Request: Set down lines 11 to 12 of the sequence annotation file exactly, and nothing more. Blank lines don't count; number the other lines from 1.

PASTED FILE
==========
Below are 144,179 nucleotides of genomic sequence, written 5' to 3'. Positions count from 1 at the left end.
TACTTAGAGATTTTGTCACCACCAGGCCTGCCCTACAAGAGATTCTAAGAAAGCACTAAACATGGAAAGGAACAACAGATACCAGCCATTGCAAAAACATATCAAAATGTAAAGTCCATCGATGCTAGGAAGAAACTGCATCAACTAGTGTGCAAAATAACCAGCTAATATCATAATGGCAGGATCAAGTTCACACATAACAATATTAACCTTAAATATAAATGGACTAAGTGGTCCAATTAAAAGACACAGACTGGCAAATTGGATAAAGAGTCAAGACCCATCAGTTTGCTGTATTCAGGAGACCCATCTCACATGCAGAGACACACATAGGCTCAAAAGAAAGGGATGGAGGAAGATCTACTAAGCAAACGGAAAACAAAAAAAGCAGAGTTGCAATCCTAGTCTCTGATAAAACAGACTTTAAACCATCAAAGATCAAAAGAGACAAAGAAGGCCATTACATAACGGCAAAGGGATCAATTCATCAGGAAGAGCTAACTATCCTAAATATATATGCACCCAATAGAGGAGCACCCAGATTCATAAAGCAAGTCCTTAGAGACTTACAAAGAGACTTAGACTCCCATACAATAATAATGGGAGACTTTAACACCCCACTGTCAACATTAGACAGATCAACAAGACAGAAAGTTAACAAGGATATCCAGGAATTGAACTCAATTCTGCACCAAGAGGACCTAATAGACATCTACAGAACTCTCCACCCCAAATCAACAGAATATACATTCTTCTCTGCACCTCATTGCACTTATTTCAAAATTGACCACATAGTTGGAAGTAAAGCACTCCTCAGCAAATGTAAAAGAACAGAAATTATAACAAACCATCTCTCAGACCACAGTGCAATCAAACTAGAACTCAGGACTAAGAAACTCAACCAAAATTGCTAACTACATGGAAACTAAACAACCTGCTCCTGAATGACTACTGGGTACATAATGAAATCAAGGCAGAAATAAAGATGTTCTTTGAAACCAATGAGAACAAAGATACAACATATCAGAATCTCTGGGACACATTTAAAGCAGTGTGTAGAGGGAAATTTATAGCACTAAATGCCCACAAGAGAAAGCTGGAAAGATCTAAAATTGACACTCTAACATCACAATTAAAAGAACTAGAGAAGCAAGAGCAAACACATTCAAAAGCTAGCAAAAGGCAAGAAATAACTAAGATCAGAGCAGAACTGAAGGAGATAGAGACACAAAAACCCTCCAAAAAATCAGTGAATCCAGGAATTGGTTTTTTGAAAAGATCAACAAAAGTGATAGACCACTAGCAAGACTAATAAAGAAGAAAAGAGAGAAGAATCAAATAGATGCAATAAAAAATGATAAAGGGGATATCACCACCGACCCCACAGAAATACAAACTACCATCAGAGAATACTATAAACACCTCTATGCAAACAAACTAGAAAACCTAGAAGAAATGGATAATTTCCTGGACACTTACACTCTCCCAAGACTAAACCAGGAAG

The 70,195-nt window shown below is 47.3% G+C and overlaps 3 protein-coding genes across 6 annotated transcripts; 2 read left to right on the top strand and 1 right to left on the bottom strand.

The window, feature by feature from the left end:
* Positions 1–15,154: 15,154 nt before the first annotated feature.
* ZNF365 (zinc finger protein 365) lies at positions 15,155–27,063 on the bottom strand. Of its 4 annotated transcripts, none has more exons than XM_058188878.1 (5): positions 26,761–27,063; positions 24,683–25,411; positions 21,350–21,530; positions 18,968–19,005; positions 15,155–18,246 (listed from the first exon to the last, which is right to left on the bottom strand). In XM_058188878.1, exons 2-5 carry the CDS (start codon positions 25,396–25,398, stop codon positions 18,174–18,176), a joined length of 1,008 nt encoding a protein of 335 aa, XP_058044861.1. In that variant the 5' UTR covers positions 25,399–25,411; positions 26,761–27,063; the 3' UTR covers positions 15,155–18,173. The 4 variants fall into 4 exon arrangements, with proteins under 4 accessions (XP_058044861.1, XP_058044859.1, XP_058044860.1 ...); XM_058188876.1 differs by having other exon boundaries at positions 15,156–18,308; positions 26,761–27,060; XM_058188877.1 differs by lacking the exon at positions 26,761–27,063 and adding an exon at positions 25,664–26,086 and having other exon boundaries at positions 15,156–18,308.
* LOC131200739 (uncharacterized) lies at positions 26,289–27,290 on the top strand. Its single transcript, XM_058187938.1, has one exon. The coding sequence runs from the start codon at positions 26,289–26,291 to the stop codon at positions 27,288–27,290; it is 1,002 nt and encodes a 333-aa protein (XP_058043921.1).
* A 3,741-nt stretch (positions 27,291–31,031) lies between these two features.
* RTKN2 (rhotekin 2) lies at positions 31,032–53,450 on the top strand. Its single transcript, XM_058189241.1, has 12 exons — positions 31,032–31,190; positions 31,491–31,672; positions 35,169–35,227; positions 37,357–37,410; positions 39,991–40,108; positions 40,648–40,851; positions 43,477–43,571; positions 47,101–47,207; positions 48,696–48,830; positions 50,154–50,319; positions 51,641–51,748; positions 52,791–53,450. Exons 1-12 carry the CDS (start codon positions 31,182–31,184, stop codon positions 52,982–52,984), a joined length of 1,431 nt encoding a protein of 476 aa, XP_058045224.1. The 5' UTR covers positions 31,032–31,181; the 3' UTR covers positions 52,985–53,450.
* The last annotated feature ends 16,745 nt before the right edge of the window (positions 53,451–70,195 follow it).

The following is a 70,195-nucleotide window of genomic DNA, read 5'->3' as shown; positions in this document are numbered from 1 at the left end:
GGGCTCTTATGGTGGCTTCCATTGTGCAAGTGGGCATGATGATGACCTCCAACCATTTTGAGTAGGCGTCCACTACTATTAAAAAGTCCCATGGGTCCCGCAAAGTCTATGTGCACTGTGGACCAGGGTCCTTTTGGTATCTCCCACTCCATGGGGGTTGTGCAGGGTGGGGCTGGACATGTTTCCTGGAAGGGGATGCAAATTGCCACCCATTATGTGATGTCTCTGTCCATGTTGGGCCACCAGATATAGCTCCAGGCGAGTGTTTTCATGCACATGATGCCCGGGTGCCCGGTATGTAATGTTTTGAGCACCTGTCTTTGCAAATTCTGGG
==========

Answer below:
The following is a 70,195-nucleotide window of genomic DNA, read 5'->3' as shown; positions in this document are numbered from 1 at the left end:
GGGCTCTTATGGTGGCTTCCATTGTGCAAGTGGGCATGATGATGACCTCCAACCATTTTGAGTAGGCGTCCACTACTATTAAAAAGTCCCATGGGTCCCGCAAAGTCTATGTGCACTGTGGACCAGGGTCCTTTTGGTATCTCCCACTCCATGGGGGTTGTGCAGGGTGGGGCTGGACATGTTTCCTGGAAGGGGATGCAAATTGCCACCCATTATGTGATGTCTCTGTCCATGTTGGGCCACCAGATATAGCTCCAGGCGAGTGTTTTCATGCACATGATGCCCGGGTGCCCGGTATGTAATGTTTTGAGCACCTGTCTTTGCAAATTCTGGG